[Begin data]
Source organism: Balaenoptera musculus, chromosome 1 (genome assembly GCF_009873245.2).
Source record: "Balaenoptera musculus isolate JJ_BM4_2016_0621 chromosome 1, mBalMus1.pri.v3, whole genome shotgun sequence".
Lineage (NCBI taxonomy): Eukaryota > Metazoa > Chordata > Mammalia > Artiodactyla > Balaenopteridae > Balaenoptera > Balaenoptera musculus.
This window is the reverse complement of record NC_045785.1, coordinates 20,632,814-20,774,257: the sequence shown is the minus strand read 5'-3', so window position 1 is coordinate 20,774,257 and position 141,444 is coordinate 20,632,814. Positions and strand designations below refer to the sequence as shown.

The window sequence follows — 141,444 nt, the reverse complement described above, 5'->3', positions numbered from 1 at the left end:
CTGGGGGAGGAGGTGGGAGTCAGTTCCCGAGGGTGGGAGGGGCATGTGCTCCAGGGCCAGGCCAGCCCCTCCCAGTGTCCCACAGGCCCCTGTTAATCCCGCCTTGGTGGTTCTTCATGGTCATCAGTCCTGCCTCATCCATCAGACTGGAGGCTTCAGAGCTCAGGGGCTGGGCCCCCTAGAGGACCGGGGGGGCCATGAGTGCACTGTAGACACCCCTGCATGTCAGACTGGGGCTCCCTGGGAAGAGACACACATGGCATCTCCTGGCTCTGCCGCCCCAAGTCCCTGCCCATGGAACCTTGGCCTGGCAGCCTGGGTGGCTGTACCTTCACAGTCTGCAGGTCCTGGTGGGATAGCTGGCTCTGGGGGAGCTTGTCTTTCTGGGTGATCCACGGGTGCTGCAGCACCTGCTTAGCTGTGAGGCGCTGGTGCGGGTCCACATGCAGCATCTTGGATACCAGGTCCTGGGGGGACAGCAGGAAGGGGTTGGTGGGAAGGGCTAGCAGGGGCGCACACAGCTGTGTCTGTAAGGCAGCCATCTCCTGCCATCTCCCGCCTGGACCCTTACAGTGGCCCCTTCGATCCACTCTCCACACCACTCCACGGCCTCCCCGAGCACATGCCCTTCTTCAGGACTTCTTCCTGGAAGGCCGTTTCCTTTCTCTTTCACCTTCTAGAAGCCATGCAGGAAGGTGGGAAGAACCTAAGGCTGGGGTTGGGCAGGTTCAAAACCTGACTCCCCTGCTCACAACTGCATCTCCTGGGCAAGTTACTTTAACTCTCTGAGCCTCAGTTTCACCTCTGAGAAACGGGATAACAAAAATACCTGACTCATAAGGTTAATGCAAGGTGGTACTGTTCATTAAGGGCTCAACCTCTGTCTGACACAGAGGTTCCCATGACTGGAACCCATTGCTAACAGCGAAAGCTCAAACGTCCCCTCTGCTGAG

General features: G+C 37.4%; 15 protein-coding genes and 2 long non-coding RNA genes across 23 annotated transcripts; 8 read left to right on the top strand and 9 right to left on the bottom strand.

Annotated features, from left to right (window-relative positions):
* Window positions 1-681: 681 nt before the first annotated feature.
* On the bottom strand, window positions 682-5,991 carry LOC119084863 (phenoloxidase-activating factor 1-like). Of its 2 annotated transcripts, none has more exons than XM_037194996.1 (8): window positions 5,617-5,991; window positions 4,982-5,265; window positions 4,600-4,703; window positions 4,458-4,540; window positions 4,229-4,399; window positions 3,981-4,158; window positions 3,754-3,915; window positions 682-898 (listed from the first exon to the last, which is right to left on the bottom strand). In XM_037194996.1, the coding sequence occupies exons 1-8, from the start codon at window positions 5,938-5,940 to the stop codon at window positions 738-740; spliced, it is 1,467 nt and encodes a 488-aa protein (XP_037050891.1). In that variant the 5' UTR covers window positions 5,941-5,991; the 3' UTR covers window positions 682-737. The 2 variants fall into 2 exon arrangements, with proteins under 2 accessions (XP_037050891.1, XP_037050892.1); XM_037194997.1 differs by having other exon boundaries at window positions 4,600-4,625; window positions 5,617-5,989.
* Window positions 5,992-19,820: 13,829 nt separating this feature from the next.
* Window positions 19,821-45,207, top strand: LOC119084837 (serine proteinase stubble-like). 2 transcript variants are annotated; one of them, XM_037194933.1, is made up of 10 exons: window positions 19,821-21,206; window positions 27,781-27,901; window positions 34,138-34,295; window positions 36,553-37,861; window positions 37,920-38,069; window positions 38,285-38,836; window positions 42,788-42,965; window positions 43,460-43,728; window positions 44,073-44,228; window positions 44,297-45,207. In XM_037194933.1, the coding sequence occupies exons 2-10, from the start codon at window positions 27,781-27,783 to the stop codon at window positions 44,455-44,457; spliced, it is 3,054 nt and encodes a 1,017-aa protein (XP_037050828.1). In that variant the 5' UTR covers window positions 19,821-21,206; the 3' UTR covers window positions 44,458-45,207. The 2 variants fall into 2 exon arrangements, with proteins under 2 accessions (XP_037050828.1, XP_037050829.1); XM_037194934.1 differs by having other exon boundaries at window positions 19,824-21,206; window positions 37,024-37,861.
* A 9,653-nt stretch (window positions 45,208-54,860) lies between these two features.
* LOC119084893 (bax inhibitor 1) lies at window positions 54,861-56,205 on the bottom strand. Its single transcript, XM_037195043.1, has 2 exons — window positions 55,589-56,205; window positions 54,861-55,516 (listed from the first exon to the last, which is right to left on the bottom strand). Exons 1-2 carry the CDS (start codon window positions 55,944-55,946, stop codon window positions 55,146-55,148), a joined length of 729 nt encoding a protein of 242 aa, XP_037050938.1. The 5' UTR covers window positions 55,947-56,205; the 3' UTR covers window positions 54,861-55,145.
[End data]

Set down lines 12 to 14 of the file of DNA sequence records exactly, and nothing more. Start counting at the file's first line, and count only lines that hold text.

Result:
* Window positions 19,821-45,207, top strand: LOC119084837 (serine proteinase stubble-like). 2 transcript variants are annotated; one of them, XM_037194933.1, is made up of 10 exons: window positions 19,821-21,206; window positions 27,781-27,901; window positions 34,138-34,295; window positions 36,553-37,861; window positions 37,920-38,069; window positions 38,285-38,836; window positions 42,788-42,965; window positions 43,460-43,728; window positions 44,073-44,228; window positions 44,297-45,207. In XM_037194933.1, the coding sequence occupies exons 2-10, from the start codon at window positions 27,781-27,783 to the stop codon at window positions 44,455-44,457; spliced, it is 3,054 nt and encodes a 1,017-aa protein (XP_037050828.1). In that variant the 5' UTR covers window positions 19,821-21,206; the 3' UTR covers window positions 44,458-45,207. The 2 variants fall into 2 exon arrangements, with proteins under 2 accessions (XP_037050828.1, XP_037050829.1); XM_037194934.1 differs by having other exon boundaries at window positions 19,824-21,206; window positions 37,024-37,861.
* A 9,653-nt stretch (window positions 45,208-54,860) lies between these two features.
* LOC119084893 (bax inhibitor 1) lies at window positions 54,861-56,205 on the bottom strand. Its single transcript, XM_037195043.1, has 2 exons — window positions 55,589-56,205; window positions 54,861-55,516 (listed from the first exon to the last, which is right to left on the bottom strand). Exons 1-2 carry the CDS (start codon window positions 55,944-55,946, stop codon window positions 55,146-55,148), a joined length of 729 nt encoding a protein of 242 aa, XP_037050938.1. The 5' UTR covers window positions 55,947-56,205; the 3' UTR covers window positions 54,861-55,145.